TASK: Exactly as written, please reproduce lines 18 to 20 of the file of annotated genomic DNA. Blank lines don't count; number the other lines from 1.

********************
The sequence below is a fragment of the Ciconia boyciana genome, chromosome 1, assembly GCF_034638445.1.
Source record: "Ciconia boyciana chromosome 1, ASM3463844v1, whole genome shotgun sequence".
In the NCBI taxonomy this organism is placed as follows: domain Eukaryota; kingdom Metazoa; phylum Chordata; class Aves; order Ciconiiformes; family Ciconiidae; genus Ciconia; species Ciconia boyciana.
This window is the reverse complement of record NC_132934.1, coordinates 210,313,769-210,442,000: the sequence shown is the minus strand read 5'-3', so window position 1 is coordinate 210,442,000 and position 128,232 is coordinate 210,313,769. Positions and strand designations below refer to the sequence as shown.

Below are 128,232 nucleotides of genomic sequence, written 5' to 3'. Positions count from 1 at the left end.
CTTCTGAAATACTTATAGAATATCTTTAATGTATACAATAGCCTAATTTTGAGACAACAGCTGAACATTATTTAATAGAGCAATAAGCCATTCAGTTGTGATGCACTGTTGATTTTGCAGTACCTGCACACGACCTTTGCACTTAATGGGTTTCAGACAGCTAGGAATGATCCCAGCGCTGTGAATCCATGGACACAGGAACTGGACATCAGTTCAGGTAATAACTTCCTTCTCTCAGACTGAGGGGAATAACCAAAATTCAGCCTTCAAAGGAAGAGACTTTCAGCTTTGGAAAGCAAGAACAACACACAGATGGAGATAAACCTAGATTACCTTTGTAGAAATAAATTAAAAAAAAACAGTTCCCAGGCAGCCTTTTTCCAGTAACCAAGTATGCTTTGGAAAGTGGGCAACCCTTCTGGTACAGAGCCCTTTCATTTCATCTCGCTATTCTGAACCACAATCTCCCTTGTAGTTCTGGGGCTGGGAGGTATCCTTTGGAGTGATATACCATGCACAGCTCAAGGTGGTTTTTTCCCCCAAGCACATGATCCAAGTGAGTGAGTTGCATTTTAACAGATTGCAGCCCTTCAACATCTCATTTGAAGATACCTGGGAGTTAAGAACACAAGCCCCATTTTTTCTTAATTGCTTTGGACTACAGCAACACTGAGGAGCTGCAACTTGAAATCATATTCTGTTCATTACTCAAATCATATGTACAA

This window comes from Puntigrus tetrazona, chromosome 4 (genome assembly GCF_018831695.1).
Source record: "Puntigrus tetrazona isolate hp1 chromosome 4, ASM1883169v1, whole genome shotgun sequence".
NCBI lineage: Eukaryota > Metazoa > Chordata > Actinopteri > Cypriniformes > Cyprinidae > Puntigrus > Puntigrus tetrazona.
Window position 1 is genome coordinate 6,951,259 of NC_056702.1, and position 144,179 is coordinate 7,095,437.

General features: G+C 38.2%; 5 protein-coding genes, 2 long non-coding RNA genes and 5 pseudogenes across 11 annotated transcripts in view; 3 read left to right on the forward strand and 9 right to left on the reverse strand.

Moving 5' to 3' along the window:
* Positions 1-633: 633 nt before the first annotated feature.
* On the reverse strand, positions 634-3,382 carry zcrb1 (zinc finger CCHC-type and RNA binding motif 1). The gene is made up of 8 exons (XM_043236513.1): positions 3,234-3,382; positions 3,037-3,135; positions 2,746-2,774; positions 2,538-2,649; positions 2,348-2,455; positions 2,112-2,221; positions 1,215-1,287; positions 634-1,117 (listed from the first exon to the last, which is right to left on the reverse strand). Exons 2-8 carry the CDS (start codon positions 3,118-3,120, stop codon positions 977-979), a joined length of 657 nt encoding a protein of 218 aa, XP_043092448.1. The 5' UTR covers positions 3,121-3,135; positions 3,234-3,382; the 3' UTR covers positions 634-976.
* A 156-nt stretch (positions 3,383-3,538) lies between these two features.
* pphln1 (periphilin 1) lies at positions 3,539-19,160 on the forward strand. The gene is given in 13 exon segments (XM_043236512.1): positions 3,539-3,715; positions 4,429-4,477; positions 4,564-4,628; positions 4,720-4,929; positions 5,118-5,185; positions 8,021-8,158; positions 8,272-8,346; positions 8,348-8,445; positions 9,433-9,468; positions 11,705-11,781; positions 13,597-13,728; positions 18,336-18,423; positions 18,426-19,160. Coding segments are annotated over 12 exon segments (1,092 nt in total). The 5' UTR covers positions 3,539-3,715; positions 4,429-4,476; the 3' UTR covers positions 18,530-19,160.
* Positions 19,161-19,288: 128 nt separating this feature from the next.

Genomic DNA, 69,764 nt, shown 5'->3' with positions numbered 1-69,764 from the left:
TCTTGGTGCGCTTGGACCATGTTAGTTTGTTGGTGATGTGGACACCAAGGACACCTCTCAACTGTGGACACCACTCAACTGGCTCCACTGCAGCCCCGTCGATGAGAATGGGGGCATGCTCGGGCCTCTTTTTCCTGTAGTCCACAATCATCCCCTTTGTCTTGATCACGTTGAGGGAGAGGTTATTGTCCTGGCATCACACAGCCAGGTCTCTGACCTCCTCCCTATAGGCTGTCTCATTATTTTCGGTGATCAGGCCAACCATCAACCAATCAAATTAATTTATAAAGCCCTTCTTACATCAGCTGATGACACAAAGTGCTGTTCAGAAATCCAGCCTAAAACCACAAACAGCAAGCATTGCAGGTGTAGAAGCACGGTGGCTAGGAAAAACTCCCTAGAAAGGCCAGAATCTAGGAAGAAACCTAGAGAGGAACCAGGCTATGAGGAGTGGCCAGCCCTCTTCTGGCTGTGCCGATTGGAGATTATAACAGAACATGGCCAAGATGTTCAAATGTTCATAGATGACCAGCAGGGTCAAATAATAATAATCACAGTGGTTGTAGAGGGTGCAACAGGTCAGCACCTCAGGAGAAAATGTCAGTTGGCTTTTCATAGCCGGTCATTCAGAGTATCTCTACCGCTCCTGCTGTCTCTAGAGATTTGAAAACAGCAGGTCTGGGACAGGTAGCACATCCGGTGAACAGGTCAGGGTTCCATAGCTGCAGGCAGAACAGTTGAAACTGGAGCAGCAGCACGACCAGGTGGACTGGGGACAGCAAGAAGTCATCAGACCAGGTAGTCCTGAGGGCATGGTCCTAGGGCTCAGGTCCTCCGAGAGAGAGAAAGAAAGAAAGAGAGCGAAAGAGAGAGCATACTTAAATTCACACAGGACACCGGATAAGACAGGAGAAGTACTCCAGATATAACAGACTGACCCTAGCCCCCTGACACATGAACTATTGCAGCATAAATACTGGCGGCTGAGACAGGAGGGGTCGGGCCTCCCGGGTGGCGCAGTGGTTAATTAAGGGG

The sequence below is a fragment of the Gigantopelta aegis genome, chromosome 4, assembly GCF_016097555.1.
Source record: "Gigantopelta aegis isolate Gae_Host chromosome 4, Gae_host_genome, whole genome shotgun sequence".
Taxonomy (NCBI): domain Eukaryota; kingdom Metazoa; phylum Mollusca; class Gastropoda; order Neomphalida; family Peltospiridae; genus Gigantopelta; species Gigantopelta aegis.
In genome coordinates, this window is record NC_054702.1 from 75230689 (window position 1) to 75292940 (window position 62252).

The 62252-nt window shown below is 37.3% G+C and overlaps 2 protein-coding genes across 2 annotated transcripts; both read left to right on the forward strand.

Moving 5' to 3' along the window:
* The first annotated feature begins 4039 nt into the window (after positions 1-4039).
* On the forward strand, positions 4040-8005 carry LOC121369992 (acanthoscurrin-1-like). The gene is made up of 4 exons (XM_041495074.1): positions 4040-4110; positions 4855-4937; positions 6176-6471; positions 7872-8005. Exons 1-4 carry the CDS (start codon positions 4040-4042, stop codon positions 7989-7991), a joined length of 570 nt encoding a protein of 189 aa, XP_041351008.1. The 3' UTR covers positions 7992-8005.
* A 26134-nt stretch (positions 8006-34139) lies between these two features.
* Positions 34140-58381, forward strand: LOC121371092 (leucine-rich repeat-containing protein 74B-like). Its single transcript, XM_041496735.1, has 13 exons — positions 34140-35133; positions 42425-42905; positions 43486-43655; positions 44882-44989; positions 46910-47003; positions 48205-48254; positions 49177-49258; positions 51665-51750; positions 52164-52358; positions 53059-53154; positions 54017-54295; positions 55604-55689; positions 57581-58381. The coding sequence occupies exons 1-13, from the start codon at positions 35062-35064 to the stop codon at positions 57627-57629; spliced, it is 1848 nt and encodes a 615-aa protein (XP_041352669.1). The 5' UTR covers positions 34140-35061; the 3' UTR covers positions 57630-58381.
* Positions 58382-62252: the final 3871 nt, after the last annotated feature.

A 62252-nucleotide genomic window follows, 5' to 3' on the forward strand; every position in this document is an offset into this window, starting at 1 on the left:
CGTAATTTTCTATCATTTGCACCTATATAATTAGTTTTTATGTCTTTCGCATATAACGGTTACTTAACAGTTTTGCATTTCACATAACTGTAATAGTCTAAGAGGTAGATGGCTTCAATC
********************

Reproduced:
Genomic DNA, 69,764 nt, shown 5'->3' with positions numbered 1-69,764 from the left:
TCTTGGTGCGCTTGGACCATGTTAGTTTGTTGGTGATGTGGACACCAAGGACACCTCTCAACTGTGGACACCACTCAACTGGCTCCACTGCAGCCCCGTCGATGAGAATGGGGGCATGCTCGGGCCTCTTTTTCCTGTAGTCCACAATCATCCCCTTTGTCTTGATCACGTTGAGGGAGAGGTTATTGTCCTGGCATCACACAGCCAGGTCTCTGACCTCCTCCCTATAGGCTGTCTCATTATTTTCGGTGATCAGGCCAACCATCAACCAATCAAATTAATTTATAAAGCCCTTCTTACATCAGCTGATGACACAAAGTGCTGTTCAGAAATCCAGCCTAAAACCACAAACAGCAAGCATTGCAGGTGTAGAAGCACGGTGGCTAGGAAAAACTCCCTAGAAAGGCCAGAATCTAGGAAGAAACCTAGAGAGGAACCAGGCTATGAGGAGTGGCCAGCCCTCTTCTGGCTGTGCCGATTGGAGATTATAACAGAACATGGCCAAGATGTTCAAATGTTCATAGATGACCAGCAGGGTCAAATAATAATAATCACAGTGGTTGTAGAGGGTGCAACAGGTCAGCACCTCAGGAGAAAATGTCAGTTGGCTTTTCATAGCCGGTCATTCAGAGTATCTCTACCGCTCCTGCTGTCTCTAGAGATTTGAAAACAGCAGGTCTGGGACAGGTAGCACATCCGGTGAACAGGTCAGGGTTCCATAGCTGCAGGCAGAACAGTTGAAACTGGAGCAGCAGCACGACCAGGTGGACTGGGGACAGCAAGAAGTCATCAGACCAGGTAGTCCTGAGGGCATGGTCCTAGGGCTCAGGTCCTCCGAGAGAGAGAAAGAAAGAAAGAGAGCGAAAGAGAGAGCATACTTAAATTCACACAGGACACCGGATAAGACAGGAGAAGTACTCCAGATATAACAGACTGACCCTAGCCCCCTGACACATGAACTATTGCAGCATAAATACTGGCGGCTGAGACAGGAGGGGTCGGGCCTCCCGGGTGGCGCAGTGGTTAATTAAGGGG

The sequence below is a fragment of the Gigantopelta aegis genome, chromosome 4, assembly GCF_016097555.1.